I also remember the "Nike mark", which was pretty much a horizontal version of the above...
It is such a shame that Fujita Sensei isn't teaching any more.
04-27-2011, 09:49 AM
If you trained with Fujita Sensei you were wise if you put on a crash helmet.His irimi nage in particular was pretty good at landing you directly into[not onto ] the tatami.You needed an aspirin to calm the resultant headache.Do not know if this is correct -I heard he is not keeping too well.
04-27-2011, 10:35 AM
Thank you Niall for your reflective column, I think like Lynn that we should be grateful with what we have; and then we will feel more free and happy.
I like what Fujita Sensei said, very wise! we don't need more than half a tatami.
Your quote of the poem by Ryokan Taigu reminds me of
"He who would travel happily must travel light." by Antoine de Saint-Exupéry.
There is a quote by Morihei Ueshiba too "Those who are possessed by nothing possess everything".
I'd like to add the link for Midwinter free download http://lawica.free.fr/liv/Buchan,%20John%20midwinter.pdf
04-27-2011, 11:45 AM
Hi, nicely put Niall.
Loved the 'D' shape explanation.So simple.
The tatami example made me smile and reminded of a saying I give to my students if they use too much force or lack being with their 'opponent' I usually look at them shaking my head and say- 'Mmmm.... half hakama!'
Full Hakama-half tatami.
Keep up the good work.
04-27-2011, 06:42 PM
I also remember the "Nike mark", which was pretty much a horizontal version of the above... It is such a shame that Fujita Sensei isn't teaching any more.
Oh yes, the D, the Nike, and the Beer.
04-28-2011, 02:26 AM
Hi Niall, once again a great column. Reminds me of the saying -
'the more stuff you have, the more stuff you have to worry about'
Rev. Kensho Furuya, used to often say in his daily message -
'In learning increase day by day, in living decrease day by day'
04-29-2011, 03:55 AM
Thank you Lynn and Alex and Joe and Carina and Graham and Chris for the perceptive comments. Yes Joe if you weren't careful your head would be the basketball and Fujita sensei would be bouncing it. Thanks for the quotes and the e-book link too, Carina.
Chris I like the book Kodo: Ancient Ways by Rev Furuya very much. He passed away much too soon and much too young. This is an interview (http://www.budovideos.com/shop/customer/pages.php?pageid=25) with him.
04-29-2011, 02:39 PM
I think this would fit somehow in your column too,I received it in a spanish pps and searched in internet for the english version (http://www.whosoever.org/v8i6/wonders.shtml) it is about the wisdom of a girl, her teacher asked about the seven wonders of the world and while gathering the votes the teacher noticed that she had not finished with her paper yet. She asked the girl if she was having trouble.
The girl replied, "Yes, I couldn't make up my mind because there were so many. The teacher said, "Tell us what you have and maybe we can help."
The girl hesitated then read: "I think are, to see, to hear, to touch, to taste, to smell, to laugh, and to love."
04-29-2011, 03:17 PM
I think this would fit somehow in your column too,...
The girl hesitated then read: "I think are, to see, to hear, to touch, to taste, to smell, to laugh, and to love."
That's lovely...and yes I think it fits just right with the column, which is how I try to live each day....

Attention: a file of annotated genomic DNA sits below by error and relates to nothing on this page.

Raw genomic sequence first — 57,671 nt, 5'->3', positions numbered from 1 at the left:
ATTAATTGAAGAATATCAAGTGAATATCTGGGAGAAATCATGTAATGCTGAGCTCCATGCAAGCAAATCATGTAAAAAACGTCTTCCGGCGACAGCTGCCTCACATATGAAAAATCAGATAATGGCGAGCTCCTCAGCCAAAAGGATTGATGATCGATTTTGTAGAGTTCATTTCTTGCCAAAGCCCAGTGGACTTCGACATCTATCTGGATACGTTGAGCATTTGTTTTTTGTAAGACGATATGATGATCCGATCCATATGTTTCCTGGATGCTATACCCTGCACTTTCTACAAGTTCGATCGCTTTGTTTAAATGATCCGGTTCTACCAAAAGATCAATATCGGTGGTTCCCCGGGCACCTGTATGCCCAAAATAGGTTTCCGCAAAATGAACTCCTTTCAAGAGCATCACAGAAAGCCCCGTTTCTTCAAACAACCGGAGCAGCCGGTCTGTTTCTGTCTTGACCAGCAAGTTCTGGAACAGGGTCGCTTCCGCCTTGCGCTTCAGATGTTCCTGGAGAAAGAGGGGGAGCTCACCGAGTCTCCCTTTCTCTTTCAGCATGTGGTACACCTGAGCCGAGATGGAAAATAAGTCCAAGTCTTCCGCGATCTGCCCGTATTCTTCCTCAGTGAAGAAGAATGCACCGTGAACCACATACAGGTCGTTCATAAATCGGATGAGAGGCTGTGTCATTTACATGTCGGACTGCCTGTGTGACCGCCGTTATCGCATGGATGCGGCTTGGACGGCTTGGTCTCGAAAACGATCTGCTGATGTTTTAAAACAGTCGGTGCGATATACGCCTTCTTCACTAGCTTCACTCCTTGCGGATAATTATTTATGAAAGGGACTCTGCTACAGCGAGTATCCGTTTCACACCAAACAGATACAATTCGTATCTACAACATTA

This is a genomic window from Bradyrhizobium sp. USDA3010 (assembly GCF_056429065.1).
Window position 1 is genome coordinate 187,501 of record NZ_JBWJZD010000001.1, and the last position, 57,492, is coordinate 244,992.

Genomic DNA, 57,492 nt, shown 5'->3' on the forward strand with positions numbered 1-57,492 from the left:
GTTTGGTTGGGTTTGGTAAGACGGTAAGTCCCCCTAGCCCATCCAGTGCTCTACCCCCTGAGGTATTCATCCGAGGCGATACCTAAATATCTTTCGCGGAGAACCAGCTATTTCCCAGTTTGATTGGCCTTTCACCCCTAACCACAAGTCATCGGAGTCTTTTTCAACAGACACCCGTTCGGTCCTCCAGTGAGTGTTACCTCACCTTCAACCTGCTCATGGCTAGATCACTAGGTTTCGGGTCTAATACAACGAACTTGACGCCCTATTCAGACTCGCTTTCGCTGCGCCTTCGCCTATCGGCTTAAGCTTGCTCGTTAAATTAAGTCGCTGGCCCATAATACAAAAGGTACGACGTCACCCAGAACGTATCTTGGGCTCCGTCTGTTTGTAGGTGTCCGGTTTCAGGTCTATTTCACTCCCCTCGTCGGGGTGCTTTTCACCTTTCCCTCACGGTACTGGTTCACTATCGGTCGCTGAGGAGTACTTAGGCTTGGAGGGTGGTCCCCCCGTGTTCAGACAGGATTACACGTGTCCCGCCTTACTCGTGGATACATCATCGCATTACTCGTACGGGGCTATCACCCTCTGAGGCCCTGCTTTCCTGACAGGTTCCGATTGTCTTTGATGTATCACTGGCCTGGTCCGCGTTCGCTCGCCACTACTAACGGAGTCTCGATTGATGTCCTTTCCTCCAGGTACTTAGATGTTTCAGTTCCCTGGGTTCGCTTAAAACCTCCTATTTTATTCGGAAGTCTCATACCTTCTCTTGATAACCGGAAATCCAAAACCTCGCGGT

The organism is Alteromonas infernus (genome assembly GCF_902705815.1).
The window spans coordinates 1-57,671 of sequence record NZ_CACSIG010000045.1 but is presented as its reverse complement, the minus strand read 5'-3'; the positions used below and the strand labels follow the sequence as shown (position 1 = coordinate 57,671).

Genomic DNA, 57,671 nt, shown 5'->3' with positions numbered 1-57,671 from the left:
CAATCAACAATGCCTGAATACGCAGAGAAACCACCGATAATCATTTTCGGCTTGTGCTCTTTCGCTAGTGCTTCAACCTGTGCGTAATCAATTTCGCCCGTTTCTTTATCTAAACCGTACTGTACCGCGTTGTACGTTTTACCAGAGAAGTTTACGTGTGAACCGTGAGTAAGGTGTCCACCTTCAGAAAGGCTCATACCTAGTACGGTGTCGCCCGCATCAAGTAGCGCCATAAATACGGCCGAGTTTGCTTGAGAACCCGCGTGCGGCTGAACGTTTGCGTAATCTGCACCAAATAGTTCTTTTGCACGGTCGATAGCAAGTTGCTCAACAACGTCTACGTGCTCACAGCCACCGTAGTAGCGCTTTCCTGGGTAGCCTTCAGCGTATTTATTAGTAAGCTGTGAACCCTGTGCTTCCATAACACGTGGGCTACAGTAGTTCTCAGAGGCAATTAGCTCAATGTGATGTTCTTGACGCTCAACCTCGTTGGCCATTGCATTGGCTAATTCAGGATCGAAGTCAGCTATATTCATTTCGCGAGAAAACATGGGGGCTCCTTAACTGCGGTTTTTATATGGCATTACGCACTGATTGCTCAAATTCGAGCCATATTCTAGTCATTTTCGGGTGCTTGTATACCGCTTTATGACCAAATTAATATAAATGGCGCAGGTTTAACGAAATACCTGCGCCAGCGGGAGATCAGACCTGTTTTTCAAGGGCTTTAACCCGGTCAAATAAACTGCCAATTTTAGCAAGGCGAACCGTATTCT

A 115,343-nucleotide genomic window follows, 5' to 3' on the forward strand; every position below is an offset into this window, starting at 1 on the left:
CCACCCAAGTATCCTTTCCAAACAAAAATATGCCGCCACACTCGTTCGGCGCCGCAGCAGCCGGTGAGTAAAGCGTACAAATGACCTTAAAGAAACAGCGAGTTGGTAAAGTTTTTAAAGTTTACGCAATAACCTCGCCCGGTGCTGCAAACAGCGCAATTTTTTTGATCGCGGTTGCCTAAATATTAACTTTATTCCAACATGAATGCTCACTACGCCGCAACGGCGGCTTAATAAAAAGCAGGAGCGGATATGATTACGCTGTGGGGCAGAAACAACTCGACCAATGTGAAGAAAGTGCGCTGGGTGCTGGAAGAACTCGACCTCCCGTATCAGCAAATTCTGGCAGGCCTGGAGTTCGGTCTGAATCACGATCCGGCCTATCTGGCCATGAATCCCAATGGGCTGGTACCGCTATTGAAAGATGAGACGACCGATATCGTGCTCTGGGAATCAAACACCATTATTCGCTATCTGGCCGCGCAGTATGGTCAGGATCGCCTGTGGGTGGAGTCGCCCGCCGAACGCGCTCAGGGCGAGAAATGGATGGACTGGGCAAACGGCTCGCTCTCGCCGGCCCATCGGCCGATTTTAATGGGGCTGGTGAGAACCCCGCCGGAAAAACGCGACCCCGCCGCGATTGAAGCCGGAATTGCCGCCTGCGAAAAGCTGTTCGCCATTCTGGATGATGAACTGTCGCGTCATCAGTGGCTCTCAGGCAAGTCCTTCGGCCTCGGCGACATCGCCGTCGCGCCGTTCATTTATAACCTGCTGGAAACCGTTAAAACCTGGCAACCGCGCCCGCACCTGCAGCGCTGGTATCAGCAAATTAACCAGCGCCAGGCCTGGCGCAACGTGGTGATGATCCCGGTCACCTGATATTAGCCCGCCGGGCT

04-29-2011, 03:32 PM
Thanks Janet,we take these as normal things, forgetting how it would be without any of them, let us be grateful for beeing able to do all this wonders.
05-02-2011, 12:24 AM
As has become your preference, you cut to the chase and focus on what is fundamentally relevant and appropriate. Thank you for your blogs and reminders that inform us of the crises that confront the Japanese people.
Here in the United States, we too have been confronted with nature’s whims, and are duly humbled by the attendant realities.
Indeed, we do need to relearn how to live within our means, with the tatami metaphors being aptly timely as reminders. I do not believe for an instant, however, that I personally could operate within one tatami, let alone ½ of one.
Fujita Shihan was most fond of minimizing his movements, his sense of zanshin, and his ukes. I know that first hand, even as you do. We all wish him the best of care in his current spate of challenges.
We must all resolve to ride the waves of the future to better effect.
05-02-2011, 01:55 AM
Hi Niall; Nice column, nice article, nice memories: You recommended to me that I should take training from Fujita Sensei at the Tokyo Budokan. He was very kind to me and wrote to me after I returned to UK. About the D, not dissimilar to Asoh Sensei who said "Aikido is just swinging your arm, but it takes thirty years, if you are lucky, to learn to swing your arm" he swung it with devastating effect. I remember that very clearly, a comforting upward curve followed by a cut that left an impression not just on you, but also on the tatami that you landed on. Only half a tatami was used as he stood back while you landed where he had been standing. I remember so well the evacuation of Oshima and the use of the sports centre as a shelter. Over the years and because of its location, Japan has been hit by so many major disasters, the resilience, the undaunted spirit and sense of community of the Japanese people shows at these times and helps them overcome. Our hearts are full of hope for the Japanese from the north and all of Japan.
05-02-2011, 05:39 AM
Thank you Francis and Billy. Francis' comments about riding the waves juxtaposed with Billy's comment about the north of Japan reminded me of once when I was by the sea in Miyagi. It was a cold day and the sea was a little wild but there was one surfer. Paddling out and coming in. Paddling out and coming in. I've never surfed but I like the parallel of aikido and surfing. Not fighting nature - respecting it. Not using the sea - embracing it and becoming one with it. Hey maybe I should start...